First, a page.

This happens in the student to student interaction part of 4TR where I have them ask each other questions. Those who have done this part of this activity know, if you really watch your students as they ask each other if they went skiing in Switzerland or whatever, that the students’ focus as they ask each other those questions is on the language. Their minds are to a large if not complete extent constructing/parroting/imitating the sound of the question that they heard the previous interlocuter ask. I have heard students actually genuinely speaking to each other in a few (really fine) moments, but for the most part, they are not not creating in their minds a mental representation of what it is that they want to say, and so fail to meet the criterion that Nathaniel mentions above. If it’s not real speech, then the activity is too early in their training, and the activity thus fails to meet the requirements (of real speech creation) that we find in just about every point that Nathaniel mentions above. I am sure Krashen would make the exact same points. I want to eventually share here what Krashen told me a few months ago about ROA and its effectiveness, which I have over-rated as well. (Although he does get that my focus with CI is not so much on it as it is on me and my sense of relaxation in the classroom.)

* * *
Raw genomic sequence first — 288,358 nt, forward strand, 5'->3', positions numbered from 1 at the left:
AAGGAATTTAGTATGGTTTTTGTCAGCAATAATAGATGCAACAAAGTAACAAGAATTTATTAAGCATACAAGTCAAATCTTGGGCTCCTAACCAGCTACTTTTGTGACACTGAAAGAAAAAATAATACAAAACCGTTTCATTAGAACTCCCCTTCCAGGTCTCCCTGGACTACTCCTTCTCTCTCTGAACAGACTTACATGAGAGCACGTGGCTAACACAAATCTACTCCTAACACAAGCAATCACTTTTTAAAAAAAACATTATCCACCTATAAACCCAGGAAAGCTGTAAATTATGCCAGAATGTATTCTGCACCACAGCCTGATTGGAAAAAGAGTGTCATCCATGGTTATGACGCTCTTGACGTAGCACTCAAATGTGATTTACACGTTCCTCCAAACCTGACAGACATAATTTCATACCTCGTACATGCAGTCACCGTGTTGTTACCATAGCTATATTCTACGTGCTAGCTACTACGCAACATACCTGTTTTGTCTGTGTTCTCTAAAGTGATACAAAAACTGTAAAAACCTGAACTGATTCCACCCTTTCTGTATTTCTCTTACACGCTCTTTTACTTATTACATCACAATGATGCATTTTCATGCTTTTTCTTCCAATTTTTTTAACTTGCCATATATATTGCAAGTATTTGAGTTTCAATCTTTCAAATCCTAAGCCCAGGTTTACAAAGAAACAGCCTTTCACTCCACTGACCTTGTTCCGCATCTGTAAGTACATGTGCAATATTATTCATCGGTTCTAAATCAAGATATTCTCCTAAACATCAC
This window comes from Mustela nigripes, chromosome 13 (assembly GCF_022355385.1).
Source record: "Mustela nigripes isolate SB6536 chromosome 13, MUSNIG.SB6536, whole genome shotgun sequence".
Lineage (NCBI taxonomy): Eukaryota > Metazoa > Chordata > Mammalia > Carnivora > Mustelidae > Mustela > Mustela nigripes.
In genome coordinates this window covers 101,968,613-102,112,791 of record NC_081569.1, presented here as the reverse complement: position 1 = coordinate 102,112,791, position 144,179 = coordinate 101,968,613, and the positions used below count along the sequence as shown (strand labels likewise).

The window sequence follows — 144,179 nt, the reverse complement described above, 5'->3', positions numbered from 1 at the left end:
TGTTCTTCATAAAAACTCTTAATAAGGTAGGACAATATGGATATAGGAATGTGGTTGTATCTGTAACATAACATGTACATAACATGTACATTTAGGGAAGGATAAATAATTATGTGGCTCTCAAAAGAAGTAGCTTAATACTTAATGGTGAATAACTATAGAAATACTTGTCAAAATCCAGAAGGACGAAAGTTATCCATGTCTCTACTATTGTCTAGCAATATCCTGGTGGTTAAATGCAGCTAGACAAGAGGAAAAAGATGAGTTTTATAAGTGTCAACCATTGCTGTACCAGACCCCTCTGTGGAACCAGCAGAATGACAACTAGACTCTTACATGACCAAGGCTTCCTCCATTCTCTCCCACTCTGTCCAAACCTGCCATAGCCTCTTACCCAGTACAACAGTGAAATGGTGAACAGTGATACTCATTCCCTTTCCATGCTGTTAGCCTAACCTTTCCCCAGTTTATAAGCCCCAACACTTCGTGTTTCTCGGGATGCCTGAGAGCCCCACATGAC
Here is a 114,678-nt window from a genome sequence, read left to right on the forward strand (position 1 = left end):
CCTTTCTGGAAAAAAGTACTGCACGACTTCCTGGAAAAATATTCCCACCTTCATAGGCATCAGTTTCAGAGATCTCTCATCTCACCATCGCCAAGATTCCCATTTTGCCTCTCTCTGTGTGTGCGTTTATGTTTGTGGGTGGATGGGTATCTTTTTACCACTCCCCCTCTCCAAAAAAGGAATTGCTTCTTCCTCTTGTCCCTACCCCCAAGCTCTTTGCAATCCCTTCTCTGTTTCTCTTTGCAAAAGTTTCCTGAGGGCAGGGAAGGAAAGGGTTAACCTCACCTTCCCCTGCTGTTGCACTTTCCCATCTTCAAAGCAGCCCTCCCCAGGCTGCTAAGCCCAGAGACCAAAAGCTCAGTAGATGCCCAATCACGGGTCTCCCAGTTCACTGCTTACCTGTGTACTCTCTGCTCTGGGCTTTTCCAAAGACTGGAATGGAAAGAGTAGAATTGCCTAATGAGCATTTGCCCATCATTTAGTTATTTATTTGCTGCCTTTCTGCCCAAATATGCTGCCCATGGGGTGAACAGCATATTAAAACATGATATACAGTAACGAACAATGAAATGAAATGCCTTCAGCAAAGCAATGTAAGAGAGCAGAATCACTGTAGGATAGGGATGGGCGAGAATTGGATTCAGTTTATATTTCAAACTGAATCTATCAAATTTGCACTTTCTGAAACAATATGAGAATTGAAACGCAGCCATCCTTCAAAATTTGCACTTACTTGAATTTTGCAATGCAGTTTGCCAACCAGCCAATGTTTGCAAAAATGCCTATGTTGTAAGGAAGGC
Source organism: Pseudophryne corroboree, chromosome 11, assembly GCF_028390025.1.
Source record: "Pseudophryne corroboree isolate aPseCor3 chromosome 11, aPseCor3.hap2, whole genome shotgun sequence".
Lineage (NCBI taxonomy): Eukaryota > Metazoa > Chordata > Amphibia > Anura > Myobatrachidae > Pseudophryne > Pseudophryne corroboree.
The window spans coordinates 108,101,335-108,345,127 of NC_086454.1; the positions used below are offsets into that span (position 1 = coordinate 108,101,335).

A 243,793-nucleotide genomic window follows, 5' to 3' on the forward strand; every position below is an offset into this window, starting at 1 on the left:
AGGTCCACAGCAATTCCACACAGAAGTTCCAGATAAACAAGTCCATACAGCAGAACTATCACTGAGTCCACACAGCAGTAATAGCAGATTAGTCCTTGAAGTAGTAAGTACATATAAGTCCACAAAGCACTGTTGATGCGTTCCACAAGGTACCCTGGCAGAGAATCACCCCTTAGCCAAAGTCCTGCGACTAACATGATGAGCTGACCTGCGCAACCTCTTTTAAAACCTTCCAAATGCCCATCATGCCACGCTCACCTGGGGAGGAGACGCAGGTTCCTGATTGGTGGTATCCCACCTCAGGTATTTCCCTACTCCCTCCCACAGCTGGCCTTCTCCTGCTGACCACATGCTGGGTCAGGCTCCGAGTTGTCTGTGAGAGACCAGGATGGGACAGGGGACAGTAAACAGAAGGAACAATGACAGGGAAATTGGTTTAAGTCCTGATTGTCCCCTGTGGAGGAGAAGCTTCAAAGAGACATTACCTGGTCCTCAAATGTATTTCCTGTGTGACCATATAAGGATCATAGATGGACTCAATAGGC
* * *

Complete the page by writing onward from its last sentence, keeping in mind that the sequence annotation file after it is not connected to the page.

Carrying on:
1. To what extent is any student input going to be input to the developing system?

      That fear that poor student input is going to cause students to acquire errors, e.g. poor pronunciation, is not what happens in studies, so long as there is plenty of quality input. In fact, this fear is often grounded in behaviorist, habit-forming beliefs. The student-to-student input in the “traditional” groups in processing studies also does NOT build a mental representation. The teacher provides the “model” that students acquire.

      I encourage output at every moment in my activities. Interaction! Input + output will beat only input, because of the indirect effects output has on acquisition (e.g. allows for more compelling and comprehensible input).

      I rarely do strictly output-based activities, e.g. timed partner retells, in which the purpose is not to acquire, but rather to increase fluency and build confidence. The output necessary for the activity would be language already very familiar. I do think that this practice with acquired language could build more skill (this is the old distinction between “competence/mental representation” and “performance/skill”).